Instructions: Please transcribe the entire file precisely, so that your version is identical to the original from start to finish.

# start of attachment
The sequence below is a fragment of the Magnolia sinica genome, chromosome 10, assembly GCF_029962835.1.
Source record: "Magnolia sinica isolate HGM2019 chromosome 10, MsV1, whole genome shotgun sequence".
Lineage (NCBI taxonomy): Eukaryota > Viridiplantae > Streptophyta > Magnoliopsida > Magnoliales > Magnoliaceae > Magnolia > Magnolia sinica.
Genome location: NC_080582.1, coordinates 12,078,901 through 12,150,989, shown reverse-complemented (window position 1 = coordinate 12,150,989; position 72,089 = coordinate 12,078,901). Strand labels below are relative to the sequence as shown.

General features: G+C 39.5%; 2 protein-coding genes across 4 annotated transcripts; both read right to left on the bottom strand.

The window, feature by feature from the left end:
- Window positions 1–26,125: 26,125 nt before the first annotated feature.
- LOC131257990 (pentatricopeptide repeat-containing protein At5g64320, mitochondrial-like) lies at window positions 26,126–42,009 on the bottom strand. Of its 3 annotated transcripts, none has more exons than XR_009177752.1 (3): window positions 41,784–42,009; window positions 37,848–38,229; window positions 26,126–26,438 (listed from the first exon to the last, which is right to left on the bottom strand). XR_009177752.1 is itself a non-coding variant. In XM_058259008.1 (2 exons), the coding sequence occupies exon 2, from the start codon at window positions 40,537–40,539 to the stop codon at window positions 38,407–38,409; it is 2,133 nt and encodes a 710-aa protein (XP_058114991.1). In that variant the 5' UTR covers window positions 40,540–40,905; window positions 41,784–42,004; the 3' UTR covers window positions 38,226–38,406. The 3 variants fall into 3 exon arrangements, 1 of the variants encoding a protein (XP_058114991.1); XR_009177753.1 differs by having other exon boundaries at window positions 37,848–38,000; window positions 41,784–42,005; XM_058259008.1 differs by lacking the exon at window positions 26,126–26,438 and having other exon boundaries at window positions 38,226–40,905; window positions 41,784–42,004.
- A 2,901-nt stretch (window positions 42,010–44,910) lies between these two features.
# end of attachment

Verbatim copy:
The sequence below is a fragment of the Magnolia sinica genome, chromosome 10, assembly GCF_029962835.1.
Source record: "Magnolia sinica isolate HGM2019 chromosome 10, MsV1, whole genome shotgun sequence".
Lineage (NCBI taxonomy): Eukaryota > Viridiplantae > Streptophyta > Magnoliopsida > Magnoliales > Magnoliaceae > Magnolia > Magnolia sinica.
Genome location: NC_080582.1, coordinates 12,078,901 through 12,150,989, shown reverse-complemented (window position 1 = coordinate 12,150,989; position 72,089 = coordinate 12,078,901). Strand labels below are relative to the sequence as shown.

General features: G+C 39.5%; 2 protein-coding genes across 4 annotated transcripts; both read right to left on the bottom strand.

The window, feature by feature from the left end:
- Window positions 1–26,125: 26,125 nt before the first annotated feature.
- LOC131257990 (pentatricopeptide repeat-containing protein At5g64320, mitochondrial-like) lies at window positions 26,126–42,009 on the bottom strand. Of its 3 annotated transcripts, none has more exons than XR_009177752.1 (3): window positions 41,784–42,009; window positions 37,848–38,229; window positions 26,126–26,438 (listed from the first exon to the last, which is right to left on the bottom strand). XR_009177752.1 is itself a non-coding variant. In XM_058259008.1 (2 exons), the coding sequence occupies exon 2, from the start codon at window positions 40,537–40,539 to the stop codon at window positions 38,407–38,409; it is 2,133 nt and encodes a 710-aa protein (XP_058114991.1). In that variant the 5' UTR covers window positions 40,540–40,905; window positions 41,784–42,004; the 3' UTR covers window positions 38,226–38,406. The 3 variants fall into 3 exon arrangements, 1 of the variants encoding a protein (XP_058114991.1); XR_009177753.1 differs by having other exon boundaries at window positions 37,848–38,000; window positions 41,784–42,005; XM_058259008.1 differs by lacking the exon at window positions 26,126–26,438 and having other exon boundaries at window positions 38,226–40,905; window positions 41,784–42,004.
- A 2,901-nt stretch (window positions 42,010–44,910) lies between these two features.